Sunday, January 11, 2015

When My Close Family Friends Divorce I Can't Help But To Consider "What Could I Have Done To Help?"

Recently my wife told me that a pair of family friends have chosen to get a divorce.  

This couple who was once the core of our "house party circuit" seemed to be happy together.  They had a bond that produced 3 children and an upper-middle class amount of comfortable living.

When they moved away a few years ago - under the guise of a "job promotion" I called them brave for "Following Their Dreams".    Now I wonder if they moved in order to "disconnect" from their network of friends  (Us) so that they can either "work it out" or "go their own separate ways".

I have some other group of friends who I met in college and they all settled in the metro-Atlanta area.   Over time we gathered together for house-parties and to watch "Mike Tyson" destroy his adversaries - and for membership in an "Investment Club" - back when the "Internet Bubble" had made it easy to make you believe that you were an "expert stock analyst".

The subsequent years in which we "got married", "had children" and, in some cases, moved to a larger house - all worked to reduce the number of occasions that we'd get together at a "house party".
In some cases I am astounded and anger that they "little baby" is now a teenager.   How did a person who I spent nearly every weekend with fall out of my "inner circle"?


Updated today - the news that these close friends are now parting ways "hurts me inside".

"What if my wife and I worked harder to break out of our own shell to reach out to these friends?  Would this have been the spark to keep them together?"   A question that a lot of "children of divorce" ask relative to their parents.


There is no question that when friends come to my own house - it draws us all away from our "individual televisions" into the family room.   We play "dominoes"and "bingo" (or any other cheap game I purchase at Wal-Mart/Toys R Us), fight over a movie to watch on "Netflix" before reaching "cross-generational agreement".  But most of all the CONVERSATION is key.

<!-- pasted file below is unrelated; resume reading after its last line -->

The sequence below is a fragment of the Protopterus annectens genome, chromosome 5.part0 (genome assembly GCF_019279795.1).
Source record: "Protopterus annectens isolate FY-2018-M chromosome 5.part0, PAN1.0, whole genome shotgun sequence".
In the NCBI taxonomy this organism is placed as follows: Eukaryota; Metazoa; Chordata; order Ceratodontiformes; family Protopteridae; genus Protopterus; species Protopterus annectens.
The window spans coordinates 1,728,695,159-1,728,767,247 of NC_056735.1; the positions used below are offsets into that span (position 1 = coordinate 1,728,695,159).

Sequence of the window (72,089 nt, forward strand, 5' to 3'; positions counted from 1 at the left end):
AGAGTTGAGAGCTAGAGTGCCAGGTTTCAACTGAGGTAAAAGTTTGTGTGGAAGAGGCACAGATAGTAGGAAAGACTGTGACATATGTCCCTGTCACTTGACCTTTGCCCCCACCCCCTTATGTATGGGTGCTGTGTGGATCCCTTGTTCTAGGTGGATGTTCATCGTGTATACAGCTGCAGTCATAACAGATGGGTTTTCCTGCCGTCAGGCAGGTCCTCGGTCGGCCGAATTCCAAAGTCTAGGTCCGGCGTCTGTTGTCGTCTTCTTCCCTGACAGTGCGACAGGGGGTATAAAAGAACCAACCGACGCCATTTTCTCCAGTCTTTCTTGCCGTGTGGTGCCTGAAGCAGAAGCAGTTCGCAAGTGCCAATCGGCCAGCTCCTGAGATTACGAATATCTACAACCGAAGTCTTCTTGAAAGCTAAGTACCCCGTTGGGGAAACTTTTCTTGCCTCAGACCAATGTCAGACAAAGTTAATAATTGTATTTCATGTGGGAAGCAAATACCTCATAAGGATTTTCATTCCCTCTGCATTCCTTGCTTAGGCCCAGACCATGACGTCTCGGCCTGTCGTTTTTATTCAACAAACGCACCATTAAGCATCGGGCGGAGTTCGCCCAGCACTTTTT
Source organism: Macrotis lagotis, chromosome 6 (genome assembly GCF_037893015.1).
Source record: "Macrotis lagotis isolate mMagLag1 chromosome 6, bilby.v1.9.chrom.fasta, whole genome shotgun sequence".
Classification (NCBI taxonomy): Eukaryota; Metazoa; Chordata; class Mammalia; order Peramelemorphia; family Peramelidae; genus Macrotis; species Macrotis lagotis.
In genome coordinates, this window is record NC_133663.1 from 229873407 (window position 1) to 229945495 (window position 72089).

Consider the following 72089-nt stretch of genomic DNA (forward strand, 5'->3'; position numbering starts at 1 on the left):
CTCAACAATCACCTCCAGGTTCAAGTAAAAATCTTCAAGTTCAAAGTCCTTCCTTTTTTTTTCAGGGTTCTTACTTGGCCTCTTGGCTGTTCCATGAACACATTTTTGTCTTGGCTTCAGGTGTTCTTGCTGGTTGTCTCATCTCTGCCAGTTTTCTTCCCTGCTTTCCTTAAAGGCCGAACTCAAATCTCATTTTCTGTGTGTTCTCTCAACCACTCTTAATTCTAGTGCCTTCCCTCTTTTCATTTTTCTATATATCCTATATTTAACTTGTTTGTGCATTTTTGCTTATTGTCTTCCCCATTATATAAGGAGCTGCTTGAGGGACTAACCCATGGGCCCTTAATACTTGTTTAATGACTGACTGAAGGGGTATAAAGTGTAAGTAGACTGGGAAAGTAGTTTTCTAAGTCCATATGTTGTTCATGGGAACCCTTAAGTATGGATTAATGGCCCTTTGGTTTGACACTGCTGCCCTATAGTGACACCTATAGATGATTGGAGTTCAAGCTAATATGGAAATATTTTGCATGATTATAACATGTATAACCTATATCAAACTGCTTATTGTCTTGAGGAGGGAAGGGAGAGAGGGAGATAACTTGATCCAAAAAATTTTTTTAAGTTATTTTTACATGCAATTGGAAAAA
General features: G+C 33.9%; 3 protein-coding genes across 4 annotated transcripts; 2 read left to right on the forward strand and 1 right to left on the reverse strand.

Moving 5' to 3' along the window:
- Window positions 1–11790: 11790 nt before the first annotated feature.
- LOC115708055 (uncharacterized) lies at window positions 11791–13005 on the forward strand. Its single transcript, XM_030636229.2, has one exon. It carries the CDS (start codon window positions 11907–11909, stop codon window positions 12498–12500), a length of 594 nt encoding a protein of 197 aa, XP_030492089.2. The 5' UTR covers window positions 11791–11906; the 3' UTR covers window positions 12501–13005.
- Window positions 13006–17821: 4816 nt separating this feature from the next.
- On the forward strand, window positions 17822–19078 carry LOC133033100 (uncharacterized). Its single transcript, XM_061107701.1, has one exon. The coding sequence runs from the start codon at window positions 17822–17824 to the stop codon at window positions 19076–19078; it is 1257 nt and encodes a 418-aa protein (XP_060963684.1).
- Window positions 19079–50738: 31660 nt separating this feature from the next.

I hear my wife tell me details about her recent experiences that she did not describe for me.  It is also true that I am guilty of the same.    The point is that you can learn more details about your "life partner" by having a person from another time in their lives - coming for a visit and provoking the MEMORIES that your own conversations did not provoke for discussion.

If there is any solace to the end of these married relationships - it is that I can think of none of my friends who divorced with "elementary school aged children" still at home.   At worse - they part ways when the kids are in high school, but most frequently it is after the kids have left for college.

I know none of them in which "physical violence" or abuse was the issue that broke them apart.  The quest for "happiness" beyond the frequent arguments and also "infidelity" appear to be the primary points of separation.


1 comment:

Anonymous said...

Not all marriages are meant to last a lifetime.

Were that the case, we'd miss out on all the various reasons for which we incarnated this time around.